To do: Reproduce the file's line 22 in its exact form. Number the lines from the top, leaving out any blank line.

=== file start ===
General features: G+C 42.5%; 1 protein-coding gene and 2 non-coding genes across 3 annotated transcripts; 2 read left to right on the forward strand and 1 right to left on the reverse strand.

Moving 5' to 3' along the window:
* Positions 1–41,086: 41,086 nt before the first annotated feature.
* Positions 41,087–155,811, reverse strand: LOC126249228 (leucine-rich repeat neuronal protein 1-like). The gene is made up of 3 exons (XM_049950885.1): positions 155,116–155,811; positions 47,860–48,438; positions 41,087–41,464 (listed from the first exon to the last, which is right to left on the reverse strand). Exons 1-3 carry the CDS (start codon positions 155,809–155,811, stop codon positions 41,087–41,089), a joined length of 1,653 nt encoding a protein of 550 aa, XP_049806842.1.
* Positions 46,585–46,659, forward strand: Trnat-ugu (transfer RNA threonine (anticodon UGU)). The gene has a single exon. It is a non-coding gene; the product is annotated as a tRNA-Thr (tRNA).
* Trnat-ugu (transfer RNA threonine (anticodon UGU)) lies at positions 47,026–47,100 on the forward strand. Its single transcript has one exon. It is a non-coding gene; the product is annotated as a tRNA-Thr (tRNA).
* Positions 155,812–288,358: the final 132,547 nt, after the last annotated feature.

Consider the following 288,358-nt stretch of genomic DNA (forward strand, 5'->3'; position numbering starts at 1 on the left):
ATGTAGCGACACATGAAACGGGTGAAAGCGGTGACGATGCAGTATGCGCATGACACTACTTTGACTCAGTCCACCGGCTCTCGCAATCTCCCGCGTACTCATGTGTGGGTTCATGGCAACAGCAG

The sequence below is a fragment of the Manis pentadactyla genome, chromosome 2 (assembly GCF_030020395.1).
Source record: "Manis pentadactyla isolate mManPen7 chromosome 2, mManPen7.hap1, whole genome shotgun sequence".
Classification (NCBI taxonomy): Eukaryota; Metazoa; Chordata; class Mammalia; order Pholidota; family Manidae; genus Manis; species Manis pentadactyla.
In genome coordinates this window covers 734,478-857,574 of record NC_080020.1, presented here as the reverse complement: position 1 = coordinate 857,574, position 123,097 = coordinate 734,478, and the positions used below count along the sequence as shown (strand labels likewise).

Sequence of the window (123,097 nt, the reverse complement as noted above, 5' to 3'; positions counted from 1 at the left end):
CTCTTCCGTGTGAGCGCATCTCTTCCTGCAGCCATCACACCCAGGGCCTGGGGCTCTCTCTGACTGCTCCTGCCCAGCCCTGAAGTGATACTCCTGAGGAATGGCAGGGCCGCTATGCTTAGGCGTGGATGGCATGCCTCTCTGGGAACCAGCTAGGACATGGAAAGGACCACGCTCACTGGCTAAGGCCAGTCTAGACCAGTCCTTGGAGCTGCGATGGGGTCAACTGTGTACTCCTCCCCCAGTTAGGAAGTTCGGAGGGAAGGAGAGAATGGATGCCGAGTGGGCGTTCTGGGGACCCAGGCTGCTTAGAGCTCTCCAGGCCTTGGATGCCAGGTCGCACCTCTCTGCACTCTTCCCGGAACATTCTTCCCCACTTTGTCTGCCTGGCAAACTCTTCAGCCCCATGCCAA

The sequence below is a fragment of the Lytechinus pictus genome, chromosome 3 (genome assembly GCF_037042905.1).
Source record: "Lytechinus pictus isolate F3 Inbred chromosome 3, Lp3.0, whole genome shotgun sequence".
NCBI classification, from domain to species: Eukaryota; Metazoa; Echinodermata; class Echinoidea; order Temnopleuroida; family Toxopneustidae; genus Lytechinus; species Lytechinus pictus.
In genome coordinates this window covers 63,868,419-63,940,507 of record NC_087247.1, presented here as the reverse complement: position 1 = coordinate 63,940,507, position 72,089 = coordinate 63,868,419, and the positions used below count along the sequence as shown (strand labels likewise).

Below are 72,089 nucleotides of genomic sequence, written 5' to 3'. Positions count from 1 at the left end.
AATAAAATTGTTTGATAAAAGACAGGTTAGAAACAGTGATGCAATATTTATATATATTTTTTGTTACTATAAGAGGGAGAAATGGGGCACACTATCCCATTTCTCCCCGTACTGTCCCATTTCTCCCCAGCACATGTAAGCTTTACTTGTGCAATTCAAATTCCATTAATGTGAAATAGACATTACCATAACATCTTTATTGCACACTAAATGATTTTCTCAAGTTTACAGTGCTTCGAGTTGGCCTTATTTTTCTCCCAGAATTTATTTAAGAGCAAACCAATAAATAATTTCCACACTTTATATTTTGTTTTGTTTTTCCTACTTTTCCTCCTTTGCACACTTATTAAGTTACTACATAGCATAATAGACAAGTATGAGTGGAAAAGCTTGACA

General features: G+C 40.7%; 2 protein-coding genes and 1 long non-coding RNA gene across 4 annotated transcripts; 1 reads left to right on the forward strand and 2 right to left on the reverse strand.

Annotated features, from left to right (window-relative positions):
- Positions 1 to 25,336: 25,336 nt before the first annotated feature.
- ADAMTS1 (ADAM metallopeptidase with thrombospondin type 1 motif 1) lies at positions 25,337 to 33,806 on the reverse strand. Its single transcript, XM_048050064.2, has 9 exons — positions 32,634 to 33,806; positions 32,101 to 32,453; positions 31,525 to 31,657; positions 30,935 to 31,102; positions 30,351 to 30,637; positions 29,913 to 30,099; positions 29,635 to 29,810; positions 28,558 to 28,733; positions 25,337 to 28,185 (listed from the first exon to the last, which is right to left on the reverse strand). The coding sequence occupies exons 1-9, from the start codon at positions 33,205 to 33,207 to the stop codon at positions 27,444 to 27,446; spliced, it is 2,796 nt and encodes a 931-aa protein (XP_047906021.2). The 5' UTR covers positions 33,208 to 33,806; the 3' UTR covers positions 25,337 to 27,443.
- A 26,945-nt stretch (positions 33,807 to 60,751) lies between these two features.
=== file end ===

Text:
General features: G+C 40.7%; 2 protein-coding genes and 1 long non-coding RNA gene across 4 annotated transcripts; 1 reads left to right on the forward strand and 2 right to left on the reverse strand.